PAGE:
He opined her anxiety resulted in a marked restriction of
activities of daily living; marked difficulties in
maintaining social functioning; and marked difficulties in
maintaining concentration, persistence, or pace. Tr. 669. He
opined the anxiety resulted in a complete inability to
function independently outside the area of her home. Tr. 669.
He checked “Yes” next to, “Has the
patient's condition existed since 6/1/2005, ” but
added, “[S]ince [patient's] been seen by me.”
Tr. 669. He checked “Yes” next to, “I have
read the medical records before and after the onset date of
disability, ” but added, “Available.” Tr.
mental RFC assessment, Dr. Alsamman opined Barnes suffers
from “extreme” impairments in the ability to
maintain attention and concentration for extended periods; to
perform activities within a schedule; to maintain regular
attendance; to be punctual within customary tolerances; to
sustain an ordinary routine without special supervision; to
work in coordination with or proximity to others without
being distracted by them; to make simple work-related
decisions; to complete a normal workday and workweek without
interruptions from psychologically based symptoms; to perform
at a consistent pace without an unreasonable number and
length of rest periods; to interact appropriately with the
general public; to accept instructions and respond
appropriately to criticism from supervisors; to get along
with coworkers or peers without distracting them or
exhibiting behavioral extremes; to maintain socially
appropriate behavior and to adhere to basic standards of
neatness and cleanliness; and to respond appropriately to
changes in the work setting. Tr. 672-73. He also opined she
suffers from “marked” impairments in the ability
to remember locations and work-like procedures; to understand
and remember very short and simple instructions; to
understand and remember detailed instructions; to carry out
very short and simple instructions; to carry out detailed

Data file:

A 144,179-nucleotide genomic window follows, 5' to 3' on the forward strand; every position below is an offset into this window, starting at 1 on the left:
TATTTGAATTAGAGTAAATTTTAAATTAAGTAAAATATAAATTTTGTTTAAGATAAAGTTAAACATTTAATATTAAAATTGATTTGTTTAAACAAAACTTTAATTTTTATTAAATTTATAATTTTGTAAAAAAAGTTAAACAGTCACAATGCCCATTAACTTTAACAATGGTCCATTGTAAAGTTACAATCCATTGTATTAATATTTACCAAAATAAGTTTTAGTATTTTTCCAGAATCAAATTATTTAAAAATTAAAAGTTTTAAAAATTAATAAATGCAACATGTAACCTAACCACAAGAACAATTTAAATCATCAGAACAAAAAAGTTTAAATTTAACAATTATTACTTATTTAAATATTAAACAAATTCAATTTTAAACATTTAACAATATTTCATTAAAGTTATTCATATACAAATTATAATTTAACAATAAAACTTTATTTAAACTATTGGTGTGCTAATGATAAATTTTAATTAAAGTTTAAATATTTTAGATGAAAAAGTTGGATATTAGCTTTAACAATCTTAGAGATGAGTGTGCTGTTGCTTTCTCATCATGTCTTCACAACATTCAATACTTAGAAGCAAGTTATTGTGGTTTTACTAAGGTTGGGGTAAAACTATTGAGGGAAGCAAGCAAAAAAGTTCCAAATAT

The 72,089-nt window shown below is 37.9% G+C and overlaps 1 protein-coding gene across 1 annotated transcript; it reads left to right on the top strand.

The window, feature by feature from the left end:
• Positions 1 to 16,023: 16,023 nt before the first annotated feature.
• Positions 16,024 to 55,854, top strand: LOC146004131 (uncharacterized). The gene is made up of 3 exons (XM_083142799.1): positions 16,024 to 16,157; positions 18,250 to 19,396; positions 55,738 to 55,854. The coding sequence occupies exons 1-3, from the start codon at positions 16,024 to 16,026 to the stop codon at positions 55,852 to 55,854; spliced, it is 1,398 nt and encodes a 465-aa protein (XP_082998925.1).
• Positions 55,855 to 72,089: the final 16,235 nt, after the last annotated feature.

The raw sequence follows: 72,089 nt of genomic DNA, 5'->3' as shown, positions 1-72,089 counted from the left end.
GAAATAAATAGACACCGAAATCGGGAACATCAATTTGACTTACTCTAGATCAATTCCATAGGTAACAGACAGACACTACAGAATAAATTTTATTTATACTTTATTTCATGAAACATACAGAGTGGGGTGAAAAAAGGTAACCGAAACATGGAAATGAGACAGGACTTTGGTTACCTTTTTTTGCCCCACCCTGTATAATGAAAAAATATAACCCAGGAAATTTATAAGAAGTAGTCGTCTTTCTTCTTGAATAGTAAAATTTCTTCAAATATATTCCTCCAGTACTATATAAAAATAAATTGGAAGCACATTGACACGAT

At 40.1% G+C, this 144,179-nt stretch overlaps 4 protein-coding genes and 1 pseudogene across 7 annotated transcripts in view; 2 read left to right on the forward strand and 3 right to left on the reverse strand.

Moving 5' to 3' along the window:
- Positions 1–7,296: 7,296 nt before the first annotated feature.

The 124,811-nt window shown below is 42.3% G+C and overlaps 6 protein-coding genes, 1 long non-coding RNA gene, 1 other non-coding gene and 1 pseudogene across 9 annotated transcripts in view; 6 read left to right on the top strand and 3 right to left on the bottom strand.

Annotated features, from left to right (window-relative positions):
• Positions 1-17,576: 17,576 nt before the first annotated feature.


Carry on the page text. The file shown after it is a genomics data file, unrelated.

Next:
instructions; to ask simple questions; to request assistance;
to be aware of normal hazards and take appropriate
precautions; to travel in unfamiliar places or use public
transportation; and to set realistic goals or make plans
independently of others. Tr. 672-73. In a comments section,
Dr. Alsamman diagnosed Barnes with severe major depression,
PTSD, and generalized anxiety disorder as well as a history
of back and neck injury. Tr. 673. He checked
“yes” next to, “Has the patient been
disabled from substantial gainful activity since 6/1/2005,
” but added, “since she has been seen by
me.” Tr. 673.
January 2017, Dr. Alsamman wrote on a prescription form that
Barnes has diagnoses of chronic PTSD, severe recurrent major
depression, anxiety, and panic disorder; that she is
permanently disabled and has been disabled since 2000; and
that she continues to have symptoms and receive medications
and therapy. Tr. 868.
conducted a hearing on January 12, 2017, Tr. 47-76, and
issued a decision on May 17, 2017, Tr. 7-28.
one, the ALJ found Barnes had not engaged in substantial
gainful activity during the relevant period (June 1, 2005, to
March 31, 2008). Tr. 13.
two, the ALJ found that Barnes, through the date last insured
(March 31, 2008), had had “medically determinable
impairments” of “cervical/dorsal myositis,
osteoarthritis, radiculitis and myalgia, bilateral carpal
tunnel syndrome, depressive/adjustment and personality
disorders.” Tr. 13. The ALJ further found that Barnes,
through the date last insured (March 31, 2008), had not had
“an impairment or combination of impairments”
that had “significantly limited her ability to perform
basic work-related activities for 12 consecutive
months” and therefore had not had “a severe
impairment or combination of impairments[.]” Tr. 13.
Having found no disability during the relevant period (June
1, 2005, to March 31, 2008) at step two, the ALJ did not
proceed to the next steps. Tr. 21.
ALJ's summary and analysis of the evidence to explain his
findings spans nine single-spaced pages. Tr. ...